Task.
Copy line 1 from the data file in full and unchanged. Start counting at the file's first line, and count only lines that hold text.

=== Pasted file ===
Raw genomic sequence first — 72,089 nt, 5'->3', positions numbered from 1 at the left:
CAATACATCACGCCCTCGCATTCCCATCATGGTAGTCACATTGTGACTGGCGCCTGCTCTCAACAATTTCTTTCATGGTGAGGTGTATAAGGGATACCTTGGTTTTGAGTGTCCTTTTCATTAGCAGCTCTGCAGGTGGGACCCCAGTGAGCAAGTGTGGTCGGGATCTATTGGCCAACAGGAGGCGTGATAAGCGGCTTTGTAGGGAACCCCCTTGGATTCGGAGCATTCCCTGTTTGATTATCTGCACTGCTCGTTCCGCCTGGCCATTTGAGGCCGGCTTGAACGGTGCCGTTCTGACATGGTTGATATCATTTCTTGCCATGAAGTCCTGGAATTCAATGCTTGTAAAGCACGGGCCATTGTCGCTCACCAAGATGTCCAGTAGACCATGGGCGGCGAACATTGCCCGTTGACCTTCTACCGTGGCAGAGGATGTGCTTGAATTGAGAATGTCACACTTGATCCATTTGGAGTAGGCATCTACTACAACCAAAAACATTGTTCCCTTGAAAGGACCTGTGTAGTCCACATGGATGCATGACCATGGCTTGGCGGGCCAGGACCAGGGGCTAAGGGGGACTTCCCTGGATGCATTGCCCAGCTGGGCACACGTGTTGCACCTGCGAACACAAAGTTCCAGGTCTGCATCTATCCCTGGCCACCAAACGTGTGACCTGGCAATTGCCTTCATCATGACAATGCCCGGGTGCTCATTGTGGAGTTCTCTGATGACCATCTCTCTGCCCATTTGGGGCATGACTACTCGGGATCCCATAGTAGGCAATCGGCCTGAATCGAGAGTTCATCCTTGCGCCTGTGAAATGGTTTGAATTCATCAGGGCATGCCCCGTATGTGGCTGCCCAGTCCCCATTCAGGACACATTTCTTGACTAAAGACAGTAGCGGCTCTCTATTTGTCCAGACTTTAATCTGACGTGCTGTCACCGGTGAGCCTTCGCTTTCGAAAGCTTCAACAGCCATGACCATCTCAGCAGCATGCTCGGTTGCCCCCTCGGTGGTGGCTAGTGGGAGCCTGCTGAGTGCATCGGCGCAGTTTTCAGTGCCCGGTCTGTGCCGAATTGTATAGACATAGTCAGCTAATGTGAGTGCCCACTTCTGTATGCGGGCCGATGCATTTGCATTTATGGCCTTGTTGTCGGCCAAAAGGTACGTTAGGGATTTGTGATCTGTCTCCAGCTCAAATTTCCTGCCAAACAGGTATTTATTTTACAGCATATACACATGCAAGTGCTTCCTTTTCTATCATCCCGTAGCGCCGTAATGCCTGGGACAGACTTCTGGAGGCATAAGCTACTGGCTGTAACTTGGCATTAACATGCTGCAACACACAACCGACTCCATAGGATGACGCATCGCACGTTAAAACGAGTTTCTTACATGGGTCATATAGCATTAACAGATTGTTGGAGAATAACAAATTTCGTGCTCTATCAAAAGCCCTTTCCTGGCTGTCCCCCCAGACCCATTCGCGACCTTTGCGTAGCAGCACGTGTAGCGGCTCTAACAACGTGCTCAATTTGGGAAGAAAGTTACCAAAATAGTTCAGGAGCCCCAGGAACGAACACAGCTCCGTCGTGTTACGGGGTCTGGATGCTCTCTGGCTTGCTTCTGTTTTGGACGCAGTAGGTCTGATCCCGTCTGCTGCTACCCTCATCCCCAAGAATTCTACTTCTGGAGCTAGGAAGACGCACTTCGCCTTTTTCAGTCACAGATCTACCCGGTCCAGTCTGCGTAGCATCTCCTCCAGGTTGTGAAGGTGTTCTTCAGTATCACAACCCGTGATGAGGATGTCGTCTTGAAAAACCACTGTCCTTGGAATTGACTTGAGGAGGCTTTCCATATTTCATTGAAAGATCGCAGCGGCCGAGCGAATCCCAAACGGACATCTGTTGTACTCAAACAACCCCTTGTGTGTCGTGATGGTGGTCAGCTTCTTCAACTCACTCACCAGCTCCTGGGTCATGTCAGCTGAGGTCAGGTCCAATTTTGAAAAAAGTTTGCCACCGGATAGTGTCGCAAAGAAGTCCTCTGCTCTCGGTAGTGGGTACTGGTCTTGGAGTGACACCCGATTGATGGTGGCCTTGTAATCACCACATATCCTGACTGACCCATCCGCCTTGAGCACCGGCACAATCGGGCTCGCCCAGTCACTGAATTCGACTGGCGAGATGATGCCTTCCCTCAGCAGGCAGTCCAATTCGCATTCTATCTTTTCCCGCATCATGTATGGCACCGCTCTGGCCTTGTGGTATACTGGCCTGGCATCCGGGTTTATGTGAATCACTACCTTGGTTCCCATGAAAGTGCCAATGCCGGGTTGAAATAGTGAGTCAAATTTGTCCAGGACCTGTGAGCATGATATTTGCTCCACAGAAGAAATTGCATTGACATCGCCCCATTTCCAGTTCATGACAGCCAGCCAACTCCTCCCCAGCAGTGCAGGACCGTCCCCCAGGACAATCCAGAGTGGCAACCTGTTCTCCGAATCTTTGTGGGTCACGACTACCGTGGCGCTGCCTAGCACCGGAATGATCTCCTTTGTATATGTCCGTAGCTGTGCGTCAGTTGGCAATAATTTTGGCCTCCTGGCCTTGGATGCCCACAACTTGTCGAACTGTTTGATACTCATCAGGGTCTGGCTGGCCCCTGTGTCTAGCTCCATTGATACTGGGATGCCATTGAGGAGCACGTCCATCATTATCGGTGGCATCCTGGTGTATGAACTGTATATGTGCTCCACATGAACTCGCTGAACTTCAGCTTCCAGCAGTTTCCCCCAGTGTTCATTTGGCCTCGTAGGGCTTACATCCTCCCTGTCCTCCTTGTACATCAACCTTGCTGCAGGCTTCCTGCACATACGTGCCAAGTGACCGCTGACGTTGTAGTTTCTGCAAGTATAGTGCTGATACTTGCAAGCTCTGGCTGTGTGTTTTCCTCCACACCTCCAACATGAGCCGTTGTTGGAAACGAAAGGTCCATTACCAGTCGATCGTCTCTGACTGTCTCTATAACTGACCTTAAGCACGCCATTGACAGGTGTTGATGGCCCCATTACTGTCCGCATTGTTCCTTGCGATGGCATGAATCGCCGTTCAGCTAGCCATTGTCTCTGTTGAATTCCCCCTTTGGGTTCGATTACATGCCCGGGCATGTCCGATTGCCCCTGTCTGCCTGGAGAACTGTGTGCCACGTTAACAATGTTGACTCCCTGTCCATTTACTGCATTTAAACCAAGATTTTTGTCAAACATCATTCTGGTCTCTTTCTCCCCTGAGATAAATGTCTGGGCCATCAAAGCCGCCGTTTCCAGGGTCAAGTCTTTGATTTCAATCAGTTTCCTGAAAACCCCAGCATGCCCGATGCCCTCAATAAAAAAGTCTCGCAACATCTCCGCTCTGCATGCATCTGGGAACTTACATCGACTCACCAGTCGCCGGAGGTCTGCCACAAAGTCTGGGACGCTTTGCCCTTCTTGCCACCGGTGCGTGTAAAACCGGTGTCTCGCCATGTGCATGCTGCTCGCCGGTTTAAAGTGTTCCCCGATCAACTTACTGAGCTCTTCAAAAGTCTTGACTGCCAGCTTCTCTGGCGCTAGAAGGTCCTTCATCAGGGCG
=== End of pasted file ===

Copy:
Raw genomic sequence first — 72,089 nt, 5'->3', positions numbered from 1 at the left: